Food companies and restaurants may make qualified health claims linking consumption of soybean oil to reduced risk of coronary heart disease, the Food and Drug Administration announced July 31. The FDA decision was issued in response to a February 2016 petition from Bunge North America, St. Louis, the North American business Bunge Ltd.
The FDA said it would allow companies to communicate that soybean oil may reduce the risk of coronary heart disease and may lower LDL-cholesterol when replacing saturated fats and not increasing caloric intake.
The Bunge petition featured a summarization of human clinical trials demonstrating the heart health potential of soybean oil.
Bunge said the health claim may be used by food companies and food service operators for numerous popular products in which soybean oil is typically used, including bottled oil, dressings, dips, snacks and baked foods. Hartman Group data indicates that heart health ranks first among health features consumers seek when grocery shopping, Bunge said.
“In addition, 55% of U.S. consumers are trying to avoid or reduce saturated fat in their diet, and almost 40% are trying to incorporate healthier fats – i.e., polyunsaturated and monounsaturated fats,” Bunge said.
According to Bunge, 71 million adults in the United States have high LDL cholesterol and 15.5 million suffer from coronary heart disease.
Bunge is one of the largest soybean oil producers in the United States, and the FDA decision was welcomed by Mark Stavro, Ph.D., senior director of marketing, Bunge North America.
“Based on a compelling set of human studies from top nutrition researchers showing that soybean oil could lower LDL cholesterol when replacing saturated fat, we proactively petitioned the FDA to permit the claim recognizing that enabling heart health communications for this oil would further enhance its attractiveness,” Dr. Stavro said. “The FDA’s decision provides opportunities for food companies eager to develop heart healthy products, consumers looking to improve heart health, and soybean farmers who thrive when demand for their crop increases.”
While palm oil is the most consumed edible fat/oil globally, soybean oil is the most popular in the United States. In 2016-17, U.S. consumption of soybean oil is projected at 20,550 million lbs, accounting for 50% of edible/fat and oil intake. Canola oil ranks a distant second, at 15%. Still, soybean oil’s share of the edible oil market has been slipping in recent years. Ten years ago, soybean oil accounted for 62% of edible oil intake, and canola oil had a 7% market share.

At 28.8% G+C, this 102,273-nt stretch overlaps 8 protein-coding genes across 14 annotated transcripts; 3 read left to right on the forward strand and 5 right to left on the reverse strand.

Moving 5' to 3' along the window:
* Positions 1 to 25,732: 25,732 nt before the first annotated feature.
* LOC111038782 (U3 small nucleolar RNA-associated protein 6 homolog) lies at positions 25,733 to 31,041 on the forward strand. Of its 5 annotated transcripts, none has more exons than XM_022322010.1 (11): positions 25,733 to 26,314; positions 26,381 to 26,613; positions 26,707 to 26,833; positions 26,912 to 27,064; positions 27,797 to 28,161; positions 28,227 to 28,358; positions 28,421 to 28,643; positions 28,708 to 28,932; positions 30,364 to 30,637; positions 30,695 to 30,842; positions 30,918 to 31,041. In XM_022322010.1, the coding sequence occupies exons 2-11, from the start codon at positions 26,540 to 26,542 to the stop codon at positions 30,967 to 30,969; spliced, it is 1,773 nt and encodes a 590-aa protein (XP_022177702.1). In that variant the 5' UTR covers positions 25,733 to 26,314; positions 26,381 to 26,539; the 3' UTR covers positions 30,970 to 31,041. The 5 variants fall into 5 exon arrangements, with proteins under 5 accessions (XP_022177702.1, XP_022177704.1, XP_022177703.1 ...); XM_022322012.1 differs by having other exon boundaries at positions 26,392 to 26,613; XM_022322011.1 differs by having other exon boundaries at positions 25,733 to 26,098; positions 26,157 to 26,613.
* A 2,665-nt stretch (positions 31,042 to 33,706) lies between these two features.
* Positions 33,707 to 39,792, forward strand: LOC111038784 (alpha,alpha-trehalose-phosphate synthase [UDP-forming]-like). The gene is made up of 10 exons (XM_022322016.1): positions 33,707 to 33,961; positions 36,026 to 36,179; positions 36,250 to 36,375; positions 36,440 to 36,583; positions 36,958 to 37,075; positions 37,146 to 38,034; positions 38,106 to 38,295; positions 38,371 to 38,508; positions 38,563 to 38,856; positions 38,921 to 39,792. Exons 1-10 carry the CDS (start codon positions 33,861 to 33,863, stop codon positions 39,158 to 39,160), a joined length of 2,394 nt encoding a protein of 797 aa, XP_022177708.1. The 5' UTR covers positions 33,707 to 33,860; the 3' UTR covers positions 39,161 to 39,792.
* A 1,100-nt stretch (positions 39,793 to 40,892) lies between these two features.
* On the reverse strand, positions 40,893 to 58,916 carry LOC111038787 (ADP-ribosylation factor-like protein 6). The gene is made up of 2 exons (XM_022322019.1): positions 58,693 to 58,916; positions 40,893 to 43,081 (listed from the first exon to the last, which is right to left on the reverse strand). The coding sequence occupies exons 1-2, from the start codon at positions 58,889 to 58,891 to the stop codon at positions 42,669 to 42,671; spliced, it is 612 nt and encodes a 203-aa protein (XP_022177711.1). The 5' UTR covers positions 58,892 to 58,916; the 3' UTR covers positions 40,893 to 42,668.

Dr. Stavro said a number of forces have contributed to the share loss. Soybean oil over time has had two principal uses — liquid oil and partially hydrogenated soybean oil, a principal source of trans fat.
He said soybean oil has lost share as users turned away from trans fats, transitioning to canola oil and palm oil (palm’s share in the United States rose to 7% from 5% over the last 10 years). Additionally, canola has benefited from a “health halo,” Dr. Stavro said thanks to a health claim for that oil approved in 2006.
Meanwhile, the image of saturated fat has been enhanced by data published in recent years indicating saturated fat intake in the diet was not associated with cardiovascular heart disease. Dr. Stavro said media coverage of this research failed to show that replacing saturated fat with healthier fats was in fact associated with reduced risk of cardiovascular heart disease.
Such replacement is advocated in the Dietary Guidelines for Americans 2010-2015.
“Intake of saturated fats should be limited to less than 10% of calories per day by replacing them with unsaturated fats and while keeping total dietary fats within the age-appropriate A.M.D.R. (acceptable macronutrient distribution ranges),” according to the Guidelines.
Soybean oil contains 58% polyunsaturated fat of which 52% is omega-6 and 6% is omega-3.
The heart claim may be used on food and menu items containing at least 5 grams of soybean oil per serving while meeting applicable criteria for saturate fat, trans fat, cholesterol, and sodium content.
The specific claims allowed by the FDA are:
“Supportive but not conclusive scientific evidence suggests that eating about 1½ tablespoons (20.5 grams) daily of soybean oil, which contains unsaturated fat, may reduce the risk of coronary heart disease. To achieve this possible benefit, soybean oil is to replace saturated fat and not increase the total number of calories you eat in a day. One serving of this product contains [x] grams of soybean oil.”
“Supportive but not conclusive scientific evidence suggests that eating about 1½ tablespoons (20.5 grams) daily of soybean oil, which contains unsaturated fat, may reduce the risk of coronary heart disease. To achieve this possible benefit, soybean oil is not to increase the amount of saturated fat in the diet or the total number of calories you eat in a day. One serving of this product contains [x] grams of soybean oil.”
To qualify as heart healthy, soybean-oil-containing food products, including margarine, margarine substitutes, and margarine products, must also be a good source of one of six beneficial nutrients identified by the FDA — vitamin D, potassium, iron, calcium, protein, or dietary fiber.
Soybean oil, soybean oil bends, salad dressings, and shortenings may carry the claim without having to be a good source of one of these nutrients but must meet standards for saturated fat, trans fat, cholesterol and sodium content.